When you’re a Vicar, alongside death and taxes comes a third inevitability.  It is that whenever there is some massive thing-that-everyone’s-talking-about, be it a major news event, a number one song or a blockbuster movie, some day you’re going to have to feature it in a sermon.

For the past year, I’ve been putting off preaching on Disney’s Frozen, because [cue gasps and cries of “Heresy!”] I just don’t think it’s a very good film.  That, and the fact that I didn’t particularly want to have ‘Let It Go’ stuck in my head for weeks afterwards.  But on Sunday, we celebrated Candlemas, and the combination of a liturgy which focuses on opening up the doors and a character in the Gospel reading called Anna meant that it was too good an opportunity to pass up.

To be fair, Frozen does stand up to some quite interesting interpretations about self-acceptance in general and Autism in particular.  I didn’t do more than give a nod to that on Sunday, but The Third Glance has an excellent post on it here, which is well worth a read.

I talked, instead, about stories which start with opening doors, and about how Candlemas is the ‘doorway’ festival, marking the transition from Christmas to Lent, Winter to Spring.  Traditionally in Europe, Candlemas was the time when people took down their Christmas decorations – although sadly this is now largely forgotten in England, apart from the few die-hards like me, who still insist that the tree is FINE in late January, and try not to notice that there are more pine needles on the floor than on its branches. The Americans have held onto this sense of transition much better than us, with the celebration of Groundhog Day, which originated in Germany and is virtually unknown in England.  In my Parish, we do have a little toy version of Punxsutawney Phil who sits on the pulpit at Candlemas, and we do also have a solemn announcement of his weather prediction at Mass; but that’s only because I am slightly obsessed with Phil’s beauty and feel it’s important to share my weirdness with the world. Also, because it allows me to say the phrase “Gobbler’s Knob” in Church.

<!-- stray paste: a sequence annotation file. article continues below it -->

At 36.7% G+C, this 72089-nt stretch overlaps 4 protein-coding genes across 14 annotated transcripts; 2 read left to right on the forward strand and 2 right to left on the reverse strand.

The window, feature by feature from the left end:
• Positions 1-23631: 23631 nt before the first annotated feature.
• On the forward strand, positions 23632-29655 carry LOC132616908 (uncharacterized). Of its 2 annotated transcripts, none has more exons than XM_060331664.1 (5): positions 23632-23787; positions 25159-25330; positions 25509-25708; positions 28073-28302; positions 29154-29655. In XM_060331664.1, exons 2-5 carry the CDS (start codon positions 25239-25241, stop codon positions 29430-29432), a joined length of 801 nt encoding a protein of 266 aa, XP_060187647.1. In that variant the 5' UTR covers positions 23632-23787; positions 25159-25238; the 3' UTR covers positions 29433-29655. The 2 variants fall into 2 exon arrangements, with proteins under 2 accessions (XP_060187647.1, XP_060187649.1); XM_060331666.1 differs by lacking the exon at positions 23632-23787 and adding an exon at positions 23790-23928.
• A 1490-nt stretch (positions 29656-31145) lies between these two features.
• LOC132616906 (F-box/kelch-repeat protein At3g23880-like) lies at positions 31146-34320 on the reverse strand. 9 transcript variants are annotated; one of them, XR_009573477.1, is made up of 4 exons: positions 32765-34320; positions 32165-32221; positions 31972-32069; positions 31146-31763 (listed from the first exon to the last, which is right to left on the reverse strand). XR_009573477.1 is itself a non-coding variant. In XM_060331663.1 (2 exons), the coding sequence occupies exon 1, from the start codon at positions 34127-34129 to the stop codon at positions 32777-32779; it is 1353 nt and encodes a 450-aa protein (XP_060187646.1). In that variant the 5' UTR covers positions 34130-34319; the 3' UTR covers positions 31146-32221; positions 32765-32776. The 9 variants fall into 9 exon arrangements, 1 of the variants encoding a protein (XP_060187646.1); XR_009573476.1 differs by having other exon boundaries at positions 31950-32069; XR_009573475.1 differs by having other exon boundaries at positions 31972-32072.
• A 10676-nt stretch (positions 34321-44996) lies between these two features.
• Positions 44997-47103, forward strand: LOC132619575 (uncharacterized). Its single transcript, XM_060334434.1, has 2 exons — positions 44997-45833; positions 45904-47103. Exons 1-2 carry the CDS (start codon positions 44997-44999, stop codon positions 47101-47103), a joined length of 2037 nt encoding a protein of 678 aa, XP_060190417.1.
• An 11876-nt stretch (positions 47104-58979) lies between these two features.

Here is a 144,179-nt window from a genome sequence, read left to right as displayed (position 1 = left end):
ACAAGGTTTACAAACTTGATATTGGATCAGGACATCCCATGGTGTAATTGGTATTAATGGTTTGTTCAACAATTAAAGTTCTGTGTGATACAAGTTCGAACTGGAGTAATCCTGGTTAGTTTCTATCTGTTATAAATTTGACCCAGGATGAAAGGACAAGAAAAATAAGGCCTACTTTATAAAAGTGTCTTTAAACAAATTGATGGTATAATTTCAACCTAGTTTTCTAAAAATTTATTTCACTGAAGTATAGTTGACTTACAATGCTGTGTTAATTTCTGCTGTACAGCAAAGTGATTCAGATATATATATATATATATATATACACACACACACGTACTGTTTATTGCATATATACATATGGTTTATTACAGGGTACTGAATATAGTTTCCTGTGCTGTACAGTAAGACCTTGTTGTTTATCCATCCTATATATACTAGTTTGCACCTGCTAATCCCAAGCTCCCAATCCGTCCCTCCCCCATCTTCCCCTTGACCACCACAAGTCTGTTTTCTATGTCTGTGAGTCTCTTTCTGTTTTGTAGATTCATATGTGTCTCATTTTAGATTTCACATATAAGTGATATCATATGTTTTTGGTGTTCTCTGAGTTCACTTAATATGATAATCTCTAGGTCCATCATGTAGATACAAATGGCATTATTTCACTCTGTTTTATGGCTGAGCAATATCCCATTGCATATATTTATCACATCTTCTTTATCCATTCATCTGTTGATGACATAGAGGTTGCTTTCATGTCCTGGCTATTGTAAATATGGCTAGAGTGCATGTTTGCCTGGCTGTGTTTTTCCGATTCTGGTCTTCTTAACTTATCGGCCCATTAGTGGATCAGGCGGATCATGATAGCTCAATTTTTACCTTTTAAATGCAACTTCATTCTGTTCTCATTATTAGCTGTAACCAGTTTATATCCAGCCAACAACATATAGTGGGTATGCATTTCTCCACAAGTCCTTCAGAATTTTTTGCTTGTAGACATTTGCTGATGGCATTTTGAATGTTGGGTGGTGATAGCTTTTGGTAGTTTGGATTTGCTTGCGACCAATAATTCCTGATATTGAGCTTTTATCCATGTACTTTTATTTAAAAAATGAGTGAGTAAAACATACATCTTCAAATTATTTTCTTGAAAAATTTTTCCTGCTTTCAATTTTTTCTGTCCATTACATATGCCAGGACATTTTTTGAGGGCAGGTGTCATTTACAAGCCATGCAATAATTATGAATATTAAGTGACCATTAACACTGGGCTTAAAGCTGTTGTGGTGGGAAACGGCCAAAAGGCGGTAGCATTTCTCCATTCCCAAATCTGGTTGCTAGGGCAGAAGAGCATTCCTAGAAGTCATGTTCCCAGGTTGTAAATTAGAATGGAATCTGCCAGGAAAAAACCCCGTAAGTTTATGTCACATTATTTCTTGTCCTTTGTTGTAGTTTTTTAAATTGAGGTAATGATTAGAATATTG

Anyway, I digress.  The point is that I preached a really great sermon (if I do say so myself) all about open doors, and journeys of healing and growth, and the need to move forward and embrace new things, and all that jazz.

And then I went back to the Vicarage to take down the Christmas decorations.

Oh my goodness.  Why do I never remember how traumatic that is?  I find it stressful enough putting the decorations up in the first place (because, you know, change); but taking them down is a whole other world of pain.  I stressed, and cried, and rocked, and stimmed, and shouted at my friend alternately for not helping and for daring to touch things, and the whole thing took hours and was a bloody nightmare.  Apparently, it’s like this every year, but I honestly don’t remember that.  I had thought, beforehand, that I might feel a bit sad, but I was totally unprepared for the tidal wave of emotion that would overtake me, or for the deep depression that I am still experiencing 24 hours later.

I’m not good at feelings and empathy and stuff, but I would guess that my reaction to taking down the decorations roughly equates to the way people feel and behave at the funeral of a much-loved relative or friend.  That is clearly crazy, because (a) we’re taking about baubles, not a favourite granny; (b) I’m not losing them forever, just putting them away in boxes; and (c) I’ll be putting them all up again – in exactly the same places – eleven months from now.  But, crazy or not, it’s how I feel – I am actually, properly grieving.  So much for ‘love is an open door.’  I’m letting nothing go.

I’ve written before about my weird emotional attachment to inanimate objects and the sadness I feel about throwing things away, but this is the first time I’ve ever really made the connection that what I experience is a classic grief reaction.  Elizabeth Kubler-Ross posits that in grief there are five stages through which we pass; but yesterday four of them hit me all at the same time.

The one that is missing for me is, of course, acceptance.  People who only know one thing about Autism generally know that autistic people don’t cope well with change.  I’m no exception to that rule, no matter how many sermons I preach about it.  I have enough trouble with the transition from putting on my socks to brushing my teeth, so I don’t think I’m likely to reach a place of zen acceptance about the death of Christmas any time soon.